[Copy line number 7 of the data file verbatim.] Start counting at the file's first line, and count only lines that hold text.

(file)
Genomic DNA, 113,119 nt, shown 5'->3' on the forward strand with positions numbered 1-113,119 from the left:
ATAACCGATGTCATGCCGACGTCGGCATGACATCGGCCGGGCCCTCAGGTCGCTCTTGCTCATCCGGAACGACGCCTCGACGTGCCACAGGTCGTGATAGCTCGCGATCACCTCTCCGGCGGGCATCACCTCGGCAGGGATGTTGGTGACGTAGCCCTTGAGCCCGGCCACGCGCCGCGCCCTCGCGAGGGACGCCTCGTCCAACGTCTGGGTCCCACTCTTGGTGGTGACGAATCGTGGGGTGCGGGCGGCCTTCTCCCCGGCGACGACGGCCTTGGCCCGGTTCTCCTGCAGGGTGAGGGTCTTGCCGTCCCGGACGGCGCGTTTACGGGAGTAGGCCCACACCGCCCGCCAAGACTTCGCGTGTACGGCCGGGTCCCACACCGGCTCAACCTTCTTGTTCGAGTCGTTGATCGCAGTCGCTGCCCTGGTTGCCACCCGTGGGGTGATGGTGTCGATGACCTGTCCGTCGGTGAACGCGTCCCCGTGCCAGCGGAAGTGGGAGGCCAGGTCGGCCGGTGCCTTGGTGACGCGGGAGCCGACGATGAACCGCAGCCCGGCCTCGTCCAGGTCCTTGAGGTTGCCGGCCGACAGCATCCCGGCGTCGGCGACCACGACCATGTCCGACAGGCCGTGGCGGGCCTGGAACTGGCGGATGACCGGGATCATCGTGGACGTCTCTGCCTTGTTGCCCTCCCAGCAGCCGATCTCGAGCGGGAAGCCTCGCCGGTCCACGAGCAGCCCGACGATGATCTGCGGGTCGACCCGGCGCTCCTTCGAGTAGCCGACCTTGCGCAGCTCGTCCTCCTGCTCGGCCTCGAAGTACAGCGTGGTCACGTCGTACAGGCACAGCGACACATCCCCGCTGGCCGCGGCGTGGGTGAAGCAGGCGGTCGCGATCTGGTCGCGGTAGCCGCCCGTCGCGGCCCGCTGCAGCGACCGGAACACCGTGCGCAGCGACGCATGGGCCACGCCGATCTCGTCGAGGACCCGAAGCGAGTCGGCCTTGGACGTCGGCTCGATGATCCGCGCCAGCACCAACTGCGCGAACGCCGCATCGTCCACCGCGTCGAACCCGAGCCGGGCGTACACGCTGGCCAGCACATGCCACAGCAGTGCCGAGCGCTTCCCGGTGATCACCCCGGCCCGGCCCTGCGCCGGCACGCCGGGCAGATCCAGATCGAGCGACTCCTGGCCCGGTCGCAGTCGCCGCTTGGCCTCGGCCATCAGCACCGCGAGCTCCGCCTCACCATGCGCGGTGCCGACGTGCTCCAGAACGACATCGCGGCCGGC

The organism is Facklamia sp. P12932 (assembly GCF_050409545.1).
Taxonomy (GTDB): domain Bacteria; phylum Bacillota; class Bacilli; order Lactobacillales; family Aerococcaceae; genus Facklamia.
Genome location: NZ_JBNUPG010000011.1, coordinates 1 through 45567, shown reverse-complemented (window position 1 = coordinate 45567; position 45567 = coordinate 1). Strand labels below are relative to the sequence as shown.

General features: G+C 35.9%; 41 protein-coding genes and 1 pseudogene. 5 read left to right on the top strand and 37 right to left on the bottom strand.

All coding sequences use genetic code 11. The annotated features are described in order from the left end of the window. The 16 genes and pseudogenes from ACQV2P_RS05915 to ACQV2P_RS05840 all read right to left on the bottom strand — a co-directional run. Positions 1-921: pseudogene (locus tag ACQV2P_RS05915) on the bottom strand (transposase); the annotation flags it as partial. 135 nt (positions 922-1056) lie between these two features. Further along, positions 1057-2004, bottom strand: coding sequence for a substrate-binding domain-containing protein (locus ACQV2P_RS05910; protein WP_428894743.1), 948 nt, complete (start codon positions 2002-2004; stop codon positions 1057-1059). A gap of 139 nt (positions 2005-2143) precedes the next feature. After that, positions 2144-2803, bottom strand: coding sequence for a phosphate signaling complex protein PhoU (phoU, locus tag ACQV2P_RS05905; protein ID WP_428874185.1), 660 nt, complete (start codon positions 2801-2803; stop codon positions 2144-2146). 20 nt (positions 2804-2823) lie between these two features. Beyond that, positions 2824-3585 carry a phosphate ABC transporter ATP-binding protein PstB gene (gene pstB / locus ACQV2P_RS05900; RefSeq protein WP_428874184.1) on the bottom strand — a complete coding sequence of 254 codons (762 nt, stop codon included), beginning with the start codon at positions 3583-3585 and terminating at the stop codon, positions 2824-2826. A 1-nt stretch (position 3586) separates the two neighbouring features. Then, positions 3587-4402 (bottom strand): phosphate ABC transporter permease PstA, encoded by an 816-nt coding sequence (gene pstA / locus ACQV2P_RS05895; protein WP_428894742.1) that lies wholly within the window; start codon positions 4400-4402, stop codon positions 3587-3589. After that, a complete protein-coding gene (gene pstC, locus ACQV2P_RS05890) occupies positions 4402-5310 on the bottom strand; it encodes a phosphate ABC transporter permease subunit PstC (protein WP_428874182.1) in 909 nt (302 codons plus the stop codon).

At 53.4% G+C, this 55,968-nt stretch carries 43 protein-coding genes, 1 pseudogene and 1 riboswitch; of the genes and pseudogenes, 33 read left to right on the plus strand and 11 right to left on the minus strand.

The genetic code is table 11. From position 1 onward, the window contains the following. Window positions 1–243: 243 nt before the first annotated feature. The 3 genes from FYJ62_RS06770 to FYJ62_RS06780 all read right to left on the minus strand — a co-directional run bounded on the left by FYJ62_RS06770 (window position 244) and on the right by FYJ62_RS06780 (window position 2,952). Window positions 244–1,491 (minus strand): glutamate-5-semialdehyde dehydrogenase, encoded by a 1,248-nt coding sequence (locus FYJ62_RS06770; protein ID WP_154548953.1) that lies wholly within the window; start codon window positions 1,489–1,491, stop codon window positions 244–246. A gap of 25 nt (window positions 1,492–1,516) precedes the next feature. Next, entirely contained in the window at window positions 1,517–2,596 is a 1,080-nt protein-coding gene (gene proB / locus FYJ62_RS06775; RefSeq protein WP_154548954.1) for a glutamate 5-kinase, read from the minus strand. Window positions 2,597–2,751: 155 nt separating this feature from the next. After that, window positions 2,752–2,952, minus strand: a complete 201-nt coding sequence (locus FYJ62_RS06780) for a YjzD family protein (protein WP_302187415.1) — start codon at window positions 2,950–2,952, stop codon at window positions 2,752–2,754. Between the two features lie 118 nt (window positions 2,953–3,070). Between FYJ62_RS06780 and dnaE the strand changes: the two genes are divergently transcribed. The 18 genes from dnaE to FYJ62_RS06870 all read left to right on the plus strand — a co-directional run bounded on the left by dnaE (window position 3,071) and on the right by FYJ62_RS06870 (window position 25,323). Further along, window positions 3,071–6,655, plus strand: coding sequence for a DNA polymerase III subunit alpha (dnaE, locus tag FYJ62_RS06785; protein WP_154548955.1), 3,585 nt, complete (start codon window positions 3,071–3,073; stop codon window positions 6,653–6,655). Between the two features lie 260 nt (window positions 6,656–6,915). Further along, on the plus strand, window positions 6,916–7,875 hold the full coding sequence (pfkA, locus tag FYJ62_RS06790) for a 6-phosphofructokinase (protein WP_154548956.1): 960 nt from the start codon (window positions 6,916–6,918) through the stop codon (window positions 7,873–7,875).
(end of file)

All coding sequences use genetic code 11. The annotated features are described in order from the left end of the window. The 16 genes and pseudogenes from ACQV2P_RS05915 to ACQV2P_RS05840 all read right to left on the bottom strand — a co-directional run. Positions 1-921: pseudogene (locus tag ACQV2P_RS05915) on the bottom strand (transposase); the annotation flags it as partial. 135 nt (positions 922-1056) lie between these two features. Further along, positions 1057-2004, bottom strand: coding sequence for a substrate-binding domain-containing protein (locus ACQV2P_RS05910; protein WP_428894743.1), 948 nt, complete (start codon positions 2002-2004; stop codon positions 1057-1059). A gap of 139 nt (positions 2005-2143) precedes the next feature. After that, positions 2144-2803, bottom strand: coding sequence for a phosphate signaling complex protein PhoU (phoU, locus tag ACQV2P_RS05905; protein ID WP_428874185.1), 660 nt, complete (start codon positions 2801-2803; stop codon positions 2144-2146). 20 nt (positions 2804-2823) lie between these two features. Beyond that, positions 2824-3585 carry a phosphate ABC transporter ATP-binding protein PstB gene (gene pstB / locus ACQV2P_RS05900; RefSeq protein WP_428874184.1) on the bottom strand — a complete coding sequence of 254 codons (762 nt, stop codon included), beginning with the start codon at positions 3583-3585 and terminating at the stop codon, positions 2824-2826. A 1-nt stretch (position 3586) separates the two neighbouring features. Then, positions 3587-4402 (bottom strand): phosphate ABC transporter permease PstA, encoded by an 816-nt coding sequence (gene pstA / locus ACQV2P_RS05895; protein WP_428894742.1) that lies wholly within the window; start codon positions 4400-4402, stop codon positions 3587-3589. After that, a complete protein-coding gene (gene pstC, locus ACQV2P_RS05890) occupies positions 4402-5310 on the bottom strand; it encodes a phosphate ABC transporter permease subunit PstC (protein WP_428874182.1) in 909 nt (302 codons plus the stop codon).